The productivity of trust
The Nobel laureate economist Paul Krugman once quipped that “Canada is essentially closer to the United States than it is to itself.” After all, most of its citizens live in a narrow band along the more than 3,000-milelong border. Most Canadians live closer to more Americans than they do to other Canadians.
The same can be said of corporations and governments. Most firms are closer to the government than they are to other firms: they interact with government rules and agencies more than they do with the rest of the business community. The quality of that interaction and its evolution over time is probably the most fundamental determinant of a country’s potential for growth and prosperity.
But this is not the Weltanschauung – the worldview – that permeates private-sector discourse, especially the views expressed by most chambers of trade and industry and business associations around the world. Business organisations often hew to Ronald Reagan’s dictum: “Government is not the solution to our problems; government is the problem.”
It is a great sound bite: short, recursive, and somewhat poetic. Unfortunately, it is also dangerously misleading. After all, even if government were the problem, then changing what it does must be part of the solution.
The truth is that markets cannot exist without governments, and vice versa. Governments are essential to the establishment of security, justice, property rights, and contract enforcement, all of which are essential to a market economy.
Governments must also organise
the provision of infrastructure for transportation, communication, energy, water, and waste disposal. They run and regulate health-care systems and primary, secondary, tertiary, and vocational education. They create the rules and provide the certifications that allow firms to assure their customers, workers, and neighbours that what they do is safe. They protect creditors and minority shareholders from miscreant managers (and managers from impulsive creditors).
Saying that governments should get out of the way and let the private sector do its thing is like saying that air traffic controllers should get out of the way and let pilots do their thing. In fact, governments and the private sector need each other, and they need to find better ways to collaborate.
The problem is that in many countries, both developed and developing, the current relationship between the private sector and the government is often dysfunctional. Not only is it characterised by deep distrust, but the broader society does not find a closer relationship to be either legitimate or in the public interest, and for good reason.
The private sector often engages with the government in order to make itself more profitable. After all, maximising profits is what CEOs are supposed to do. And the government has ways to help: It can force suppliers to sell their inputs more cheaply, repress workers’ wage demands, protect the final market from competition by imports or new entrants, or lower their taxes.
But these schemes make firms more profitable by making their suppliers, workers, and customers poorer. Accepting such demands makes the government rightly illegitimate in the eyes of the rest of society, which cherishes higher priorities than redistribution in favour of the already rich.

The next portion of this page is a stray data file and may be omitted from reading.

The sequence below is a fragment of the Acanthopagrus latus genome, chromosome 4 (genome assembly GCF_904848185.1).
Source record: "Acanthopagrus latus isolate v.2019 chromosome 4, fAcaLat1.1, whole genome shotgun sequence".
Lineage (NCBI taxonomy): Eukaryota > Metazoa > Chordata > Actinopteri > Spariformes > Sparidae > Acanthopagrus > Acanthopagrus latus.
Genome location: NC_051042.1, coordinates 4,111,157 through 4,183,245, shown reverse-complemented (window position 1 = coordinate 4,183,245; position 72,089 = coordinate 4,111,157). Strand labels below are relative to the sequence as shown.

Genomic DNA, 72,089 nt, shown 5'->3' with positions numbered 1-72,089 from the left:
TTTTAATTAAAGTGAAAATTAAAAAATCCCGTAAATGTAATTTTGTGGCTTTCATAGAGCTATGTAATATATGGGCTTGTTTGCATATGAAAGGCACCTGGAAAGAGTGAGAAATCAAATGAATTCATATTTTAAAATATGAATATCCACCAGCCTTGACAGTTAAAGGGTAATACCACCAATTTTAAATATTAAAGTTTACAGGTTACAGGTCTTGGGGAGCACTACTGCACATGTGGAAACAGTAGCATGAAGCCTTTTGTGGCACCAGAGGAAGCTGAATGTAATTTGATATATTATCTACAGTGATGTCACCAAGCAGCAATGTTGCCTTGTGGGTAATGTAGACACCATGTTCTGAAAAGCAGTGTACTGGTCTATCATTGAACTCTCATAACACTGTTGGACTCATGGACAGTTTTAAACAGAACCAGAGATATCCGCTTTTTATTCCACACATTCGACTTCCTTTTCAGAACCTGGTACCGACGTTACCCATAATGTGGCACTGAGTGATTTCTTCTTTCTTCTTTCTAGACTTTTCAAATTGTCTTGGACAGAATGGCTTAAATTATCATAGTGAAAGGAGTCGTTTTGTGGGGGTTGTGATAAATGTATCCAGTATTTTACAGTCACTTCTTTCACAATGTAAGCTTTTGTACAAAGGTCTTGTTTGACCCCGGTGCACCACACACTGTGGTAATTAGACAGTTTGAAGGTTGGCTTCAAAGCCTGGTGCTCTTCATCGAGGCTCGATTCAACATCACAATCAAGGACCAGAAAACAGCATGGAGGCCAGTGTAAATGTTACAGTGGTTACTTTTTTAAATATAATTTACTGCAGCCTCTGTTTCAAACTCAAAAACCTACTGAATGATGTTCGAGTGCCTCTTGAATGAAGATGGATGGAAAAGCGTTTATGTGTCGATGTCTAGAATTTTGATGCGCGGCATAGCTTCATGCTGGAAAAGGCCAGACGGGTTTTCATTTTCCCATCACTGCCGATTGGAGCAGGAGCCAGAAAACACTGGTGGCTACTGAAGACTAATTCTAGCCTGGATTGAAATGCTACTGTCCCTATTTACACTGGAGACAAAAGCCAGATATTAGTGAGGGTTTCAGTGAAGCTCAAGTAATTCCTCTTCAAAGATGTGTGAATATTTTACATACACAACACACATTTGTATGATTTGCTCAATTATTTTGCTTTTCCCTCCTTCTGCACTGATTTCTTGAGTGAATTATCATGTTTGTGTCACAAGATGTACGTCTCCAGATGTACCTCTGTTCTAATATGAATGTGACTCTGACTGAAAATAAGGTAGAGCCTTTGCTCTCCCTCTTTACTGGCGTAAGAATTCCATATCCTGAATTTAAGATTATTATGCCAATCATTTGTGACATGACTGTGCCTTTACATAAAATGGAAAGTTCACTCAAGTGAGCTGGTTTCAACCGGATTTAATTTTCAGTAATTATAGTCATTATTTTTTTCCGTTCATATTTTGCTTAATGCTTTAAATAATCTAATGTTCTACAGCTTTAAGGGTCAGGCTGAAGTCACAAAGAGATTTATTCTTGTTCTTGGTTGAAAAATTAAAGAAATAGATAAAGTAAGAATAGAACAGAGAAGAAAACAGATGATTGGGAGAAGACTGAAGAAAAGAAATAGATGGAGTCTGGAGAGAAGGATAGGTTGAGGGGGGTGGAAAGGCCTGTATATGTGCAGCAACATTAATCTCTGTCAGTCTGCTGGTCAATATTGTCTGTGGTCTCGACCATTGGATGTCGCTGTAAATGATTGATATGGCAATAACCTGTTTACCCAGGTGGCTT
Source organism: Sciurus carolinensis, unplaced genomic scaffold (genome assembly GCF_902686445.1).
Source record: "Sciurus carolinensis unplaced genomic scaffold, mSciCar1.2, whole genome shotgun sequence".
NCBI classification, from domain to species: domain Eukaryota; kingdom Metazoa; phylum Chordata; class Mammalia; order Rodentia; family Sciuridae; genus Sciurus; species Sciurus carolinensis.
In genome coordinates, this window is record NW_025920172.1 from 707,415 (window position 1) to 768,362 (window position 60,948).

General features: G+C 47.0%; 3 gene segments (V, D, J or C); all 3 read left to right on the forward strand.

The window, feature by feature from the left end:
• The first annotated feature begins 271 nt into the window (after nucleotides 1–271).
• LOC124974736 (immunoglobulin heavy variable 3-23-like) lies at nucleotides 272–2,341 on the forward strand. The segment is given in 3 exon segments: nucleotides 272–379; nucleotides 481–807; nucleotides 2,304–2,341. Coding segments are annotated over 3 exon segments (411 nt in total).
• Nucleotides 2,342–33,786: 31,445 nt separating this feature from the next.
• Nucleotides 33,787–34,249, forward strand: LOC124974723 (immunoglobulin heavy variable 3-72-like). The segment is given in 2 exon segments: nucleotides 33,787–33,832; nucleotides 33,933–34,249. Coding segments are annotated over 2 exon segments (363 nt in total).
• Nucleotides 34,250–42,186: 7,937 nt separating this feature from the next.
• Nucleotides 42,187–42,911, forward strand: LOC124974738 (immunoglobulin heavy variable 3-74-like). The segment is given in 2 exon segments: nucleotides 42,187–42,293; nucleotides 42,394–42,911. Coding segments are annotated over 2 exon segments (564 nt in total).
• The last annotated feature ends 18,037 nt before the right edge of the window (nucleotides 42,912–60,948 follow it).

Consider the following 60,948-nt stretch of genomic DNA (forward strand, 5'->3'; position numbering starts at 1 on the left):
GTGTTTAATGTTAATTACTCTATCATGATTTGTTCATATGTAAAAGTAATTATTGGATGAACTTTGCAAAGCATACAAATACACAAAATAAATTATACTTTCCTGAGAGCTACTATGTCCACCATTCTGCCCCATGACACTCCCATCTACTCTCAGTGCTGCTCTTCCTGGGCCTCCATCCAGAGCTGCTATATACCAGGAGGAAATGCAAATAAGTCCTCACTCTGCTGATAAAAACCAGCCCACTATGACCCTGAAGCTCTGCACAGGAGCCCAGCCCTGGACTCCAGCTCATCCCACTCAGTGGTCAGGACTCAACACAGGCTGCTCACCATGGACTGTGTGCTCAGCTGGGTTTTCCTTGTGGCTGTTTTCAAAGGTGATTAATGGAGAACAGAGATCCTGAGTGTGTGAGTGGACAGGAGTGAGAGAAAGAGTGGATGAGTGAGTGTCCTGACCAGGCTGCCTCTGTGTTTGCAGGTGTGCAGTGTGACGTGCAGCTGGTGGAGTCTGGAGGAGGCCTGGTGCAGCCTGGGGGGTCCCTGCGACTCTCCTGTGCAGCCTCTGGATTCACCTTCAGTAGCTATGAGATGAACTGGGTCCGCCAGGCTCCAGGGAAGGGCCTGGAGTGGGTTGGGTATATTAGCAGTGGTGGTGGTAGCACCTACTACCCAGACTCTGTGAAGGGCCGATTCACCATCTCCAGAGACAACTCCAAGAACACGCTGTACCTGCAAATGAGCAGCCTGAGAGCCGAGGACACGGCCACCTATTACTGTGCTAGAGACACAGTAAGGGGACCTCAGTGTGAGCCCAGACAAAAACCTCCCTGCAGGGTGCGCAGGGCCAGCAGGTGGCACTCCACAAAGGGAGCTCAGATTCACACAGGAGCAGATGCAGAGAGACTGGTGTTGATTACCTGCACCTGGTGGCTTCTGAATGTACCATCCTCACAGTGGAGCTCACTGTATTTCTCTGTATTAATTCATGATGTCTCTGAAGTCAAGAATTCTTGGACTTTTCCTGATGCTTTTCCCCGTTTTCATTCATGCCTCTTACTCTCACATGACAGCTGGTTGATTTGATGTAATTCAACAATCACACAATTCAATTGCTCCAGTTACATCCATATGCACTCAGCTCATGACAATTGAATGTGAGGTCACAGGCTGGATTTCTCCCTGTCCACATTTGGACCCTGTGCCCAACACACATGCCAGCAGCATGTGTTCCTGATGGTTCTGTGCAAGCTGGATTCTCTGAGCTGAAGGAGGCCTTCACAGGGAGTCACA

Outcomes would be very different if the focus of the relationship were productivity rather than profitability. Productivity improvements, by lowering costs, allow firms to pay their workers and suppliers better, reduce prices for consumers, pay more in taxes, and still make more money for their shareholders. A focus on productivity is winwin-win.
Governments can do many things, in a variety of areas, to raise productivity. Fresh produce requires a cold-storage logistic system, a green lane at customs, certification of good agricultural practices, and sanitary permits. Tourism depends on sensible visa requirements, convenient airports, road signs, hotel construction permits, and the preservation of cultural sites and coastlines. Manufacturing requires dedicated urban space that is adequately connected to power, water, transport, logistics, security, and a diverse labor force.
All of these productivity-boosting inputs require institutions that teach and extend industry-relevant knowledge and skills. None of them appears in the World Bank’s Doing Business indicators or the World Economic Forum’s Global Competitiveness Index. And yet, without these public inputs, the industries that depend on them cannot succeed.
That is precisely what happens in the absence of a sound and legitimate basis for cooperation between the government and the private sector. The result is inadequate provision of public goods that raise productivity and make everyone better off.
To create such a basis for cooperation, many countries need a new compact between the government and the private sector. This will not be possible if business groups insist on putting taxes at the center of the discussion. Instead, they should focus on measures that raise productivity.
More broadly, business groups should seek only those government policies that are unambiguously in the public interest. Demands that are perceived as greedy erode legitimacy and, ultimately, effectiveness. In this context, watchdog NGOs dedicated to scoring the public-interest value of what business groups ask for from the government could facilitate trust.
Perhaps most important, business associations do their members a disservice by seeking to impose on them a single voice. Doing so usually leads to a focus on policies that are preferred by all members – such as lower taxes – instead of measures that are important to the productivity of each member. Just as monopolies are bad for markets and politics, business representation in the private sector would benefit from more competition.